God vs. Devil: A Baseball Story

Jim Gott was born in Hollywood, California and was an imposing figure on the mound at 6’4” and 215 pounds, accentuated by a no-nonsense countenance and sweet horseshoe mustache. He was pretty much the man you’d call from central casting to play God in a 1980s baseball movie. So it is certainly no coincidence that Gott’s last name in German translates to “God.”

Tim Teufel was born in Greenwich, Connecticut, the son of a carpenter. He was a strapping infielder with power that belied his 6’0” 175-pound frame. Just the kind of player who might sell his soul to the devil, just to have an opportunity to play Major League Baseball. So it is certainly no coincidence that Teufel’s last name in German translates to “devil.”

In 1983, Tim Teufel made the International League a living hell for opposing pitchers. He hit .323/.437/.577 for the Toledo Mud Hens, while adding 27 home runs, 100 runs batted in, and drawing 102 walks. For this effort, he was named league MVP and called up to the Twins for September. He would never play in the minor leagues again.

In 1983, Jim Gott was in the second season of his Major League career and started a career-high 30 games for the Blue Jays that season. He finished his campaign 9-14 with a 4.74 ERA and 1.489 WHIP.

On September 16, 1983, Gott was slotted to take the mound against the Twins in Minnesota. Teufel was at second base for the Twins and batting leadoff. After a quiet top of the first for Toronto, it was time for the baseball battle of the ages. As Teufel approached the plate, a crack of thunder clapped ominously from the cloudless sky. Woodland animals scurried for cover. Good versus evil. God versus the devil.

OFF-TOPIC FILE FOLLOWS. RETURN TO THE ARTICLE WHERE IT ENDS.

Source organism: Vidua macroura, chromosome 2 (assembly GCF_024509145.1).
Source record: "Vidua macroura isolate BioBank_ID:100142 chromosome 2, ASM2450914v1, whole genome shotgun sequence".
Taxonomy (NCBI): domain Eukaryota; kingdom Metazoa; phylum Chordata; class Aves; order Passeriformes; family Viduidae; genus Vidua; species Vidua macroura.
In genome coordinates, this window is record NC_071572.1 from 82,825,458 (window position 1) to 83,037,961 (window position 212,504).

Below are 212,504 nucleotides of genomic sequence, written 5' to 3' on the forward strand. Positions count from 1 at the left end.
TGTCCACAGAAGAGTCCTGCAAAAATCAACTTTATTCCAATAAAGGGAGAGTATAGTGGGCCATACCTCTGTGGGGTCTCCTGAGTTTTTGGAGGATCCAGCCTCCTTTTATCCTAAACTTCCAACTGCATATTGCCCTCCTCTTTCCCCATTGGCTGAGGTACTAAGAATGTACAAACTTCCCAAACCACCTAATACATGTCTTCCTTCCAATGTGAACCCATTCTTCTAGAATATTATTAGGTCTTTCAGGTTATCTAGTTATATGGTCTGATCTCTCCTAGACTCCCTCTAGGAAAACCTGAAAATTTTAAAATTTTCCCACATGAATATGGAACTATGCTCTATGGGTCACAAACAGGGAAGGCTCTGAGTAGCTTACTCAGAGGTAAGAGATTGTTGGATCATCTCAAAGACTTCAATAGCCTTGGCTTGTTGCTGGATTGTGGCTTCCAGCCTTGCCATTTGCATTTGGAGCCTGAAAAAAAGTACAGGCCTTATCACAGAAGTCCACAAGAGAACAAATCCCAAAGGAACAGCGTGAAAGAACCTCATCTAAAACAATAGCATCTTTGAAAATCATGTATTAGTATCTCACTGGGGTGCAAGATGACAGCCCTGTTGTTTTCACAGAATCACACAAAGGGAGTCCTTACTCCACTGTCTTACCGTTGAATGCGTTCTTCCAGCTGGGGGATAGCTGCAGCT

Good versus evil. God versus the devil.

Gott looked in for the sign and nodded his approval. He delivered the pitch with a deified might. Teufel swung and connected, a mighty thwack! Gott looked up to the heavens and watched the ball sail into the Metrodome stands. Tim Teufel had just clobbered his first Major League home run off of none other than Jim Gott.

Teufel faced Gott another ten times over the course of his career but was only able to muster a lone single and pair of walks. His career batting average against Gott was .222, exactly three times less than the .666 to which he aspired.

Both Teufel and Gott had lengthy Major League careers. Teufel was a member of the World Champion 1986 Mets and hit .444 in the World Series, with a home run. Gott never saw post-season action, despite 14 big league seasons. He would finish his career with a respectable 3.87 ERA over 1120 innings pitched.

So who prevailed in the final analysis? It is up to you to decide.

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